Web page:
Pyroptosis, also recognized as inflammatory necrosis, is a new type of programmed cell death (Kovacs and Miao 2017), which has been proven to be closely related to the inflammatory response, sepsis, and tumor chemotherapy (Frank and Vince 2019). Significant findings suggest that the occurrence of pyroptosis is closely associated with tumor immunity and can predict and improve the efficacy of immunotherapy (Tang et al. 2020; Orning et al. 2019). In recent years, the systemic treatment of ICIs based on programmed cell death protein 1 (PD-1)/programmed cell death receptor ligand 1 (PD-L1) combined with targeted drugs and various local therapies has made noteworthy progress in advanced HCC patients (Anwanwan et al. 2020; Greten et al. 2019). Therefore, it is of great importance for the treatment of HCC, especially immunotherapy, to identify pyroptosis-related genes (PRGs) and analyze their roles and relationship with immunity.

The gasdermin family is the main executor of pyroptosis and includes gasdermin-A (GSDMA), gasdermin-B (GSDMB), gasdermin-C (GSDMC), gasdermin-D (GSDMD), and gasdermin-E (GSDME, also known as DFNA5) (Broz et al. 2020). Pyroptosis is often divided into classical and nonclassical pathways. The classical pyroptosis pathway is activated by caspase-1 to cleave GSDMD. Unlike the classical pyroptosis pathway, the nonclassical pyroptosis pathway is activated by caspase-4, caspase-5, and caspase-11 to cleave GSDMD (Kovacs and Miao 2017; Opdenbosch and Lamkanfi 2019). Furthermore, Wang’s study demonstrated that chemotherapy drugs induce pyroptosis through caspase-3 cleavage of GSDME (Wang et al. 2017). When these cleaved gasdermin proteins bind to cardiolipin, phosphatidylinositol, and membrane lipids, the complex is located in the cell membrane and forms 10 to 20 nm pores (Ding et al. 2016; Feng et al. 2018). Cell contents will slowly be released through membrane pores and trigger an amplified inflammatory response. The cells gradually flatten and produce 1–5 μm apoptotic vesicles (scorched vesicles), and the cells gradually expand until the plasma membrane ruptures, with the characteristics of nuclear condensation and chromatin DNA fragmentation (Frank and Vince 2019; Zhang et al. 2018). Studies have reported that the efficient proinflammatory effect of pyroptosis is related to the regulation of the tumor immune microenvironment (Tang et al. 2020; Orning et al. 2019). Defective GSDMD expression is associated with a significant decrease in the number and activity of CD8+ T lymphocytes (Xi et al. 2019). In addition, one study also proved that pyroptosis plays a crucial role in the antitumor function of NK cells (Zhang et al. 2020). Pyroptosis plays a critical role in developing tumors and the antitumor process.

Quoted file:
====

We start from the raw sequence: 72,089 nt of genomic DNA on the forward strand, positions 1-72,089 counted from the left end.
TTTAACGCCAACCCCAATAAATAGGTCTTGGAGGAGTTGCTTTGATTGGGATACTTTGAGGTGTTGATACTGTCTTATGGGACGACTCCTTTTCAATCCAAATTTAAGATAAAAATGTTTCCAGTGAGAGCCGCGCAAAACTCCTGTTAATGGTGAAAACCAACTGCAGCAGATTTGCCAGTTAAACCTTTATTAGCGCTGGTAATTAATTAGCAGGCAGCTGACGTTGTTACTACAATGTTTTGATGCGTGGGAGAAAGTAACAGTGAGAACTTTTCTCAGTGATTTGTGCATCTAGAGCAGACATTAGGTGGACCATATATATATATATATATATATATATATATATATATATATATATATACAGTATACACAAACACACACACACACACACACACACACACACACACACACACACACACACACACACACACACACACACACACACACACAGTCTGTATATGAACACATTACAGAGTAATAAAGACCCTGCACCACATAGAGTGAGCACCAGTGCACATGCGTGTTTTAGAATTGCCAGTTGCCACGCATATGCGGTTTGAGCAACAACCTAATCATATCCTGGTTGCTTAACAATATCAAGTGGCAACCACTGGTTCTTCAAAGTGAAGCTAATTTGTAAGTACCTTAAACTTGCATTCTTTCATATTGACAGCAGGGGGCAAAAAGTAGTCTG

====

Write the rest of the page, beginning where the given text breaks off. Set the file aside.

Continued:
Caspase family proteins and Gasdermin family proteins are closely related to pyroptosis (Opdenbosch and Lamkanfi 2019; Shi et al. 2017). Therefore, analyzing the levels of PRGs and their relationship with the survival of HCC patients is of great value. Moreover, the new prognostic model constructed by PRGs can provide more guidance for targeted therapy. Therefore, our study intends to explore the predictive value of these genes by analyzing the expression level of PRGs between HCC tissues and nontumor tissues and to investigate the correlation between pyroptosis and the tumor immune microenvironment to provide potential therapeutic guidance for HCC targeting and immunotherapy.